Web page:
Option values on periurban land markets
Jean CavailhÃ©s (),
Mohamed Hilal and
ERSA conference papers from European Regional Science Association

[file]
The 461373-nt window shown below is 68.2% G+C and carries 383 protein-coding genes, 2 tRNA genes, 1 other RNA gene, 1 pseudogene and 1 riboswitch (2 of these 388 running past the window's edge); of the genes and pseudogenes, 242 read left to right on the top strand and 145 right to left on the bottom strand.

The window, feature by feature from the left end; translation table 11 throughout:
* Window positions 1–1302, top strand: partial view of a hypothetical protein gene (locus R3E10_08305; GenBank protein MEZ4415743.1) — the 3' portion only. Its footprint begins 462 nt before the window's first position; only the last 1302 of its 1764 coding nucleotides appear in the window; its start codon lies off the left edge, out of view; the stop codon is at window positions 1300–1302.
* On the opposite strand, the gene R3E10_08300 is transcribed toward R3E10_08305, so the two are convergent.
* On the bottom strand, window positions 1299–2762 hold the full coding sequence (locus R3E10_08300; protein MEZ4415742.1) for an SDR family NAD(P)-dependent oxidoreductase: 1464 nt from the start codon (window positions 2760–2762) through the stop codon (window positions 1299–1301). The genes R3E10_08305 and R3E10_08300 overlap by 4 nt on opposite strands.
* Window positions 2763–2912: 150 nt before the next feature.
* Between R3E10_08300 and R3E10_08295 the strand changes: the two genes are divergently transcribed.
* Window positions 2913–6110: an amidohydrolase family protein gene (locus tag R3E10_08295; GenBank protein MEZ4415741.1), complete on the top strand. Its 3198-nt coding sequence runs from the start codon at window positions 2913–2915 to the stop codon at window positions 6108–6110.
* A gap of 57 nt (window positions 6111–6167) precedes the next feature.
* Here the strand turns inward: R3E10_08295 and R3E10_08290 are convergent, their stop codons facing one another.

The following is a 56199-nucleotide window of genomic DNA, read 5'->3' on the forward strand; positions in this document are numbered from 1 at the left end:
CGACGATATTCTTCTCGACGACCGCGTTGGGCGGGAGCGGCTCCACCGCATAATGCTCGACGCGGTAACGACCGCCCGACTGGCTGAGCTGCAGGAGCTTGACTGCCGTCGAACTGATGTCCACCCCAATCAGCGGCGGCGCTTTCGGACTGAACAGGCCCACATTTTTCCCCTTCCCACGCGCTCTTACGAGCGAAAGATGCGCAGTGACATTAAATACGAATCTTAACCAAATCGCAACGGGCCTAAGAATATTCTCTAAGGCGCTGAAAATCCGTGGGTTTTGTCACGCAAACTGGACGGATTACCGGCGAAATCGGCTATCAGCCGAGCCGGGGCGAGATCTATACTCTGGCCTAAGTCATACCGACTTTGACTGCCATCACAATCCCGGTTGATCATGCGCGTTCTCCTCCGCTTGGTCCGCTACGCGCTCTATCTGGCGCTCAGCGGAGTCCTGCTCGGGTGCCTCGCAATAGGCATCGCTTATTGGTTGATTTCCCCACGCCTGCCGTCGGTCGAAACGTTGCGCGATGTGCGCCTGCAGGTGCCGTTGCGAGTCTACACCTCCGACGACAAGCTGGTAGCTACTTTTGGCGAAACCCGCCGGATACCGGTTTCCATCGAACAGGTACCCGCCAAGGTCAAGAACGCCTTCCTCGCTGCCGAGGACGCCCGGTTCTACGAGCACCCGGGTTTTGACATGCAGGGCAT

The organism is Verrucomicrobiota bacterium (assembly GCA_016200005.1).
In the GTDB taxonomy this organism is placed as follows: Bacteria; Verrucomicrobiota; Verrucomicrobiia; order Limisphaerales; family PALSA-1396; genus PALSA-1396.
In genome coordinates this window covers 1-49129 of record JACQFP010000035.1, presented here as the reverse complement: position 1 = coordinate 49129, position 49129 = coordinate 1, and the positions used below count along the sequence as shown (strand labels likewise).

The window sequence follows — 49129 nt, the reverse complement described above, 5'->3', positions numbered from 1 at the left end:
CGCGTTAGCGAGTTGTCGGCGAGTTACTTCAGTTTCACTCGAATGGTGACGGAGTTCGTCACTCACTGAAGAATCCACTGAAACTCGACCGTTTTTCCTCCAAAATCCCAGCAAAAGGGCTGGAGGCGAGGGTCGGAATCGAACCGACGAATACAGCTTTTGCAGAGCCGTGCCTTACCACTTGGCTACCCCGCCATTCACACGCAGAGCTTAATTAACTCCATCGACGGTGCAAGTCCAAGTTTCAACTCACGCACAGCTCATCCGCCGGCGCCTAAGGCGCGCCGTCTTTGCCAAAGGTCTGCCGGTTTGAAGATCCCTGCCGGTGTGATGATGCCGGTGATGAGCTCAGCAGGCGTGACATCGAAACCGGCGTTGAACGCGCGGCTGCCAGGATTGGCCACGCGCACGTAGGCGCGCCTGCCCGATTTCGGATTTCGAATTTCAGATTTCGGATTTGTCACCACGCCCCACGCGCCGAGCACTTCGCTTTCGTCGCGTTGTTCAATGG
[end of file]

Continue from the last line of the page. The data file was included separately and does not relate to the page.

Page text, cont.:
We study the developable land market in French periurban and rural areas under urban influence. Theoretical aspects and empirical results are derived from urban economics to analyse the main determinants of the price of developable land: distance from the urban centres, population, inhabitants' income, etc. We focus especially on option values that come from irreversibility of development of farmland into residential plots, with uncertainly and inflow of information from the market. The classical option value, due to temporal price volatility ('price risk'), is introduced into an econometric model. The novel contribution of the paper is to introduce also uncertainly regarding the spatial volatility of the demographic evolution in a spatial buffer around each transaction ('population risk'), which generates a second option value. We use three individual data sets that describe the market of developable land: a very complete database available for the North department3 (31551 observations from 1989 to 2003); comparisons are made with two others database available for the Cote-d'Or department (3303 observations) and the Toulouse region (10293 observations). We use an econometric random effects model: random variables capture the effects of unobservable or omitted variables characterising each commune (level 2 of the French Local Administrative Units) or urban areas (commuting or shopping zones). Price uncertainly is introduced from the classical approach of a Brownian movement with drift (Dixit et Pindyck, 1994; cf. discussion in Cunningham, 2006): the conversion decision is made from the observed variability of the residential land price during the preceding months. We model in the same way the 'population risk': it depends on population evolution in neighbouring communes between the population censuses of 1982 and 1999; the price of waiting for more information from migrations when population is fluctuating turns into an option value capitalized into the price of developable land. The findings show, on the one hand, the decreasing slope of the price of developable plots according to both distance from urban centres and distance from the centre of each commune, the role of population and of its evolution, etc. On the other hand, significant option values appear. They are linked, first, to the 'price risk'. In the Nord department, when the standard deviation of the price of developable plots during the six previous quarters rises by a standard deviation, the land price increase by 7.4% during the downward period of the real estate cycle (1989-1997) and in 15.3% during the upward period (1998-2002). Option values also are linked to the 'population risk': prices significantly rise with population volatility. In the Nord department, during the upward period, an increase by one standard deviation of the standard deviation of 1982-1999 population variation entails an increase by 6% of the developable land price.
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